“/baˈgat/ you can eat, /ˈbagːat/ you cannot”: A Phonological Sketch of Yogad
Presentation for Linguistics 2007: Phonetics
January 22, 2021
Yogad Kan: Creating Spaces for a Tribal Language
Presentation for ALDS 2704: Bilingualism
January 28, 2021
What better way to start the year than to be invited to present some of the developments in Yogad research? I would like to thank Dr. Christie Brien for this opportunity to share some of the work related to Yogad, first in her Phonetics class and second for her Bilingualism class in Carleton University. Sharing these videos with you all, and may we keep creating spaces for our heritage languages!
Correction: The Yogad First Primer was published in 1956, not in 1957 (see Related Research).
The unthinkable has happened: Last Fall, a group of student linguists from Carleton University here in Canada did some work on documenting Yogad for a Linguistic Field Methods class! Although I am of Yogad heritage and a receptive user of the language, I started the course with practically no experience in documenting a language, just like everyone else in class. Much of my research involve language preservation in the context of language planning and policy, so I was eager to gain some skills related to producing more concrete work for the Yogad language community. Not to mention that the class was handled by Dr. Chris Cox, an expert I look up to in the field.
Working with Corie (a.k.a. my mom) as language consultant, we began by eliciting some basic words and phrases in Yogad, before moving on to categories (family, food, body parts, nature, animals, and so on) and other language activities (describing pictures and videos). Since we didn't know how to spell in Yogad, we initially transcribed the words in sound symbols using IPA and created an online database for them. This allowed us to establish a phonetic inventory, and later on create our phonetic and morpho-syntax sketches. We would also ask Corie to tell us stories, and this gave us some idea of what Yogad sounded like in context and in a more natural environment.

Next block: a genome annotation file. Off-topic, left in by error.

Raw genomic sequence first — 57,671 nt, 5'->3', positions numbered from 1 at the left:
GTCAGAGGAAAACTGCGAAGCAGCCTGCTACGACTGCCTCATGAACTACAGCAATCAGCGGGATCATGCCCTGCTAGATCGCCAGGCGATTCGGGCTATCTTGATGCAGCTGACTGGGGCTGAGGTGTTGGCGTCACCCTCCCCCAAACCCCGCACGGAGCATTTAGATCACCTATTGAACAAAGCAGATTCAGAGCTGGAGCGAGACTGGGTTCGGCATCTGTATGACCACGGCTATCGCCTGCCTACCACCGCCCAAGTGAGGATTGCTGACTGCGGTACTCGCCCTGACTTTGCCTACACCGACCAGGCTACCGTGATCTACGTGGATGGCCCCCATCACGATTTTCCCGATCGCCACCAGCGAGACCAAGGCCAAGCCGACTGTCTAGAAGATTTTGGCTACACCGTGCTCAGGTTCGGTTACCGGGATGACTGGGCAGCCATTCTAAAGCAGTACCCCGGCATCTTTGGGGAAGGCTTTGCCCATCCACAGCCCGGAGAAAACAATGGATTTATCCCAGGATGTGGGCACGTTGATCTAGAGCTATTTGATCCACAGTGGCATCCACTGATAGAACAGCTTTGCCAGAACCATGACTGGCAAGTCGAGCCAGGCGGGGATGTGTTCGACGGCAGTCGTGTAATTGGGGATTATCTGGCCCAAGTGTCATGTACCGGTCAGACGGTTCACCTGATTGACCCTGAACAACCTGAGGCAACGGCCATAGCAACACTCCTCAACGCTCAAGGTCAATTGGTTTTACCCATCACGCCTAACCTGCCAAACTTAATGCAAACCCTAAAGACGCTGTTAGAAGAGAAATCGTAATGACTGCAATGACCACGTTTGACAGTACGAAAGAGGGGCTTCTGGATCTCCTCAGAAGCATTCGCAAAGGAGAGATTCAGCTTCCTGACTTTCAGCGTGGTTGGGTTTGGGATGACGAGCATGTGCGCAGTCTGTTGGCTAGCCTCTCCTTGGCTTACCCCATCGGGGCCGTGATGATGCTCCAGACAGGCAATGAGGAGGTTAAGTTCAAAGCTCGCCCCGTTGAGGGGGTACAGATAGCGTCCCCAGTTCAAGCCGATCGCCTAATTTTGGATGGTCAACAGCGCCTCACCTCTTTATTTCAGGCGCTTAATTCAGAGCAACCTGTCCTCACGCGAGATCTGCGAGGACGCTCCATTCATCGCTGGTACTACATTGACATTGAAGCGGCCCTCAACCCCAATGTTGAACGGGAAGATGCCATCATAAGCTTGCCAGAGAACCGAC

True to the collaborative core of Indigenous research, we worked in groups and discussed findings in class every week. As the course progressed, we became better at noticing patterns, as well as nuances in our data. As the language consultant is always considered an expert, we learned to better phrase our questions and adjust our plans. For example, I never realized just how different language groups conceptualized time until we started asking Corie about past, present, and future actions. When we tried to frame the session against the patterns that existed in English, we realized that a simple translation was not the way to go - a lot of the concepts were untranslatable and confusing for Corie. When we asked her how to say "he walks" in Yogad, she asked, "Well, does he walk a lot? Does he plan on walking for a long time?" We later learned that reduplication is a feature in Yogad which emphasizes repeated action or intense emotion.
Personally, it was really interesting working with my mom. She really is a lot funnier in Yogad. To me, the course did not just help me transition further into becoming an active speaker of the language, but it made me appreciate our culture more. I once heard a linguist say that people have words for things that are important for them. Did you know that the Yogads have no word to just mean "fish"? We have a word for every kind of fish! This made even more sense when I learned that the Yogad people lived by the Cagayan River, the longest and largest river in the Philippines. One other thing that stood out to me was when we asked Corie to translate "a child" and she asked "Whose child is it? A child always belongs to someone." - It was then that I understood how connected the Yogad people are as a tribe.
As our final project, we created nine children's storybooks in Yogad. Some were adapted from well-loved stories such as "Cinderella" and "The Very Hungry Caterpillar," and some created original stories featuring Pedro and his dog, mangoes, and even a murder mystery! I hope to share those stories here on my website soon. They are far from perfect, but that's the point of language documentation - It's not so much about arriving at an absolute truth, but more on the process of discovering truths at certain points in time. If you are a Yogad speaker, you can always give your input as an expert and we'll fix it. Just as a language thrives when it is spoken as a community, let's also work together on making sure Yogad becomes more and more visible in the literature.
Finally, here are some photos from our last day. This day was quite emotional for me and my mom, but at the same time it reminded us of what's possible for Yogad! Mabbalat nikam atanan, Chris and friends, for an unforgettable, truly life-changing class!